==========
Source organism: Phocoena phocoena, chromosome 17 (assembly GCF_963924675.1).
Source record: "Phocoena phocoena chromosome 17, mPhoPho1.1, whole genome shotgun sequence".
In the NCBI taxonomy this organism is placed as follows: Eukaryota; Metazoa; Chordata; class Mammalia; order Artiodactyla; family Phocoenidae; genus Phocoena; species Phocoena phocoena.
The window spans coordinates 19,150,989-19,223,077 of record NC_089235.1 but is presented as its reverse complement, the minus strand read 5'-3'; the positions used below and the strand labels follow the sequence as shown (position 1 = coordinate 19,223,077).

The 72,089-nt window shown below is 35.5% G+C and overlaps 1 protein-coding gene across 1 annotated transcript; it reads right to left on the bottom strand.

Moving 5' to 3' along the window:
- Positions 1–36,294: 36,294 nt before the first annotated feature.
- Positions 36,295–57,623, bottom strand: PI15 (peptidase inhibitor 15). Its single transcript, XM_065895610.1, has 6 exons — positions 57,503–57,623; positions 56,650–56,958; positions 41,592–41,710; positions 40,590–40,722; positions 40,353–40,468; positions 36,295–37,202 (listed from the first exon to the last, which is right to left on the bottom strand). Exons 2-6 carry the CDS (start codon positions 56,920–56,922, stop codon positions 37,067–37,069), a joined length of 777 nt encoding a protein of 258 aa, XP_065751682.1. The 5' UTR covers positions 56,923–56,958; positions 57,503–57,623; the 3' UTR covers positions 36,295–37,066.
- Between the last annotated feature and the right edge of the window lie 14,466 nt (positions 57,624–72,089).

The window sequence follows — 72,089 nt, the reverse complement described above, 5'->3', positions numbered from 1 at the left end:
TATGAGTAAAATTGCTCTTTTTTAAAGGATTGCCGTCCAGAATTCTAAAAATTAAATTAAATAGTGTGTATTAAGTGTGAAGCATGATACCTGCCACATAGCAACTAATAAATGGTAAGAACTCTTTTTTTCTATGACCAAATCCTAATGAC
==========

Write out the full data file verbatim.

Source organism: Phocoena phocoena, chromosome 17 (assembly GCF_963924675.1).
Source record: "Phocoena phocoena chromosome 17, mPhoPho1.1, whole genome shotgun sequence".
In the NCBI taxonomy this organism is placed as follows: Eukaryota; Metazoa; Chordata; class Mammalia; order Artiodactyla; family Phocoenidae; genus Phocoena; species Phocoena phocoena.
The window spans coordinates 19,150,989-19,223,077 of record NC_089235.1 but is presented as its reverse complement, the minus strand read 5'-3'; the positions used below and the strand labels follow the sequence as shown (position 1 = coordinate 19,223,077).

The 72,089-nt window shown below is 35.5% G+C and overlaps 1 protein-coding gene across 1 annotated transcript; it reads right to left on the bottom strand.

Moving 5' to 3' along the window:
- Positions 1–36,294: 36,294 nt before the first annotated feature.
- Positions 36,295–57,623, bottom strand: PI15 (peptidase inhibitor 15). Its single transcript, XM_065895610.1, has 6 exons — positions 57,503–57,623; positions 56,650–56,958; positions 41,592–41,710; positions 40,590–40,722; positions 40,353–40,468; positions 36,295–37,202 (listed from the first exon to the last, which is right to left on the bottom strand). Exons 2-6 carry the CDS (start codon positions 56,920–56,922, stop codon positions 37,067–37,069), a joined length of 777 nt encoding a protein of 258 aa, XP_065751682.1. The 5' UTR covers positions 56,923–56,958; positions 57,503–57,623; the 3' UTR covers positions 36,295–37,066.
- Between the last annotated feature and the right edge of the window lie 14,466 nt (positions 57,624–72,089).

The window sequence follows — 72,089 nt, the reverse complement described above, 5'->3', positions numbered from 1 at the left end:
TATGAGTAAAATTGCTCTTTTTTAAAGGATTGCCGTCCAGAATTCTAAAAATTAAATTAAATAGTGTGTATTAAGTGTGAAGCATGATACCTGCCACATAGCAACTAATAAATGGTAAGAACTCTTTTTTTCTATGACCAAATCCTAATGAC